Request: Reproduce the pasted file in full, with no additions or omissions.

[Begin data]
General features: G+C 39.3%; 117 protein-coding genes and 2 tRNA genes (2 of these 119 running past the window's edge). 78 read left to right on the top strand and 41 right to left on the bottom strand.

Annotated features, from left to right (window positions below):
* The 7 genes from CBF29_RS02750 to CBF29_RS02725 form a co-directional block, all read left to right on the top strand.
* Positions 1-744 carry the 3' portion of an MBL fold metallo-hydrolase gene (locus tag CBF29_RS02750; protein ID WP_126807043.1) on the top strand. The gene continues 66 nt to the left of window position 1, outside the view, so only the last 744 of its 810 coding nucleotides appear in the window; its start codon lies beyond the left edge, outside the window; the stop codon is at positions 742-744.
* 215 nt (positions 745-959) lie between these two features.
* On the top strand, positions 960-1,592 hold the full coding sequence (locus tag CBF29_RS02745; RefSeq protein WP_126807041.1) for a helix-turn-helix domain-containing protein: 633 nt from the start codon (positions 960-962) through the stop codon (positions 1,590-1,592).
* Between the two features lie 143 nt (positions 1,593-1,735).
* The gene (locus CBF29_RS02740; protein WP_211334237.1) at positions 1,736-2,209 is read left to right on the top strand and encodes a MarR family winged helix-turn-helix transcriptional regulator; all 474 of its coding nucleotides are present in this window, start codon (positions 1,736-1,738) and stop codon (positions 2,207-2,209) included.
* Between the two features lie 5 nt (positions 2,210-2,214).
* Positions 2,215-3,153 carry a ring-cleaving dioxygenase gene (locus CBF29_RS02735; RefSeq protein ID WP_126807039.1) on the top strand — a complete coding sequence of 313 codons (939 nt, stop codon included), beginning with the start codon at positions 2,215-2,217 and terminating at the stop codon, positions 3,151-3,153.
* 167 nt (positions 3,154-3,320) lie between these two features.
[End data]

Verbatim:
General features: G+C 39.3%; 117 protein-coding genes and 2 tRNA genes (2 of these 119 running past the window's edge). 78 read left to right on the top strand and 41 right to left on the bottom strand.

Annotated features, from left to right (window positions below):
* The 7 genes from CBF29_RS02750 to CBF29_RS02725 form a co-directional block, all read left to right on the top strand.
* Positions 1-744 carry the 3' portion of an MBL fold metallo-hydrolase gene (locus tag CBF29_RS02750; protein ID WP_126807043.1) on the top strand. The gene continues 66 nt to the left of window position 1, outside the view, so only the last 744 of its 810 coding nucleotides appear in the window; its start codon lies beyond the left edge, outside the window; the stop codon is at positions 742-744.
* 215 nt (positions 745-959) lie between these two features.
* On the top strand, positions 960-1,592 hold the full coding sequence (locus tag CBF29_RS02745; RefSeq protein WP_126807041.1) for a helix-turn-helix domain-containing protein: 633 nt from the start codon (positions 960-962) through the stop codon (positions 1,590-1,592).
* Between the two features lie 143 nt (positions 1,593-1,735).
* The gene (locus CBF29_RS02740; protein WP_211334237.1) at positions 1,736-2,209 is read left to right on the top strand and encodes a MarR family winged helix-turn-helix transcriptional regulator; all 474 of its coding nucleotides are present in this window, start codon (positions 1,736-1,738) and stop codon (positions 2,207-2,209) included.
* Between the two features lie 5 nt (positions 2,210-2,214).
* Positions 2,215-3,153 carry a ring-cleaving dioxygenase gene (locus CBF29_RS02735; RefSeq protein ID WP_126807039.1) on the top strand — a complete coding sequence of 313 codons (939 nt, stop codon included), beginning with the start codon at positions 2,215-2,217 and terminating at the stop codon, positions 3,151-3,153.
* 167 nt (positions 3,154-3,320) lie between these two features.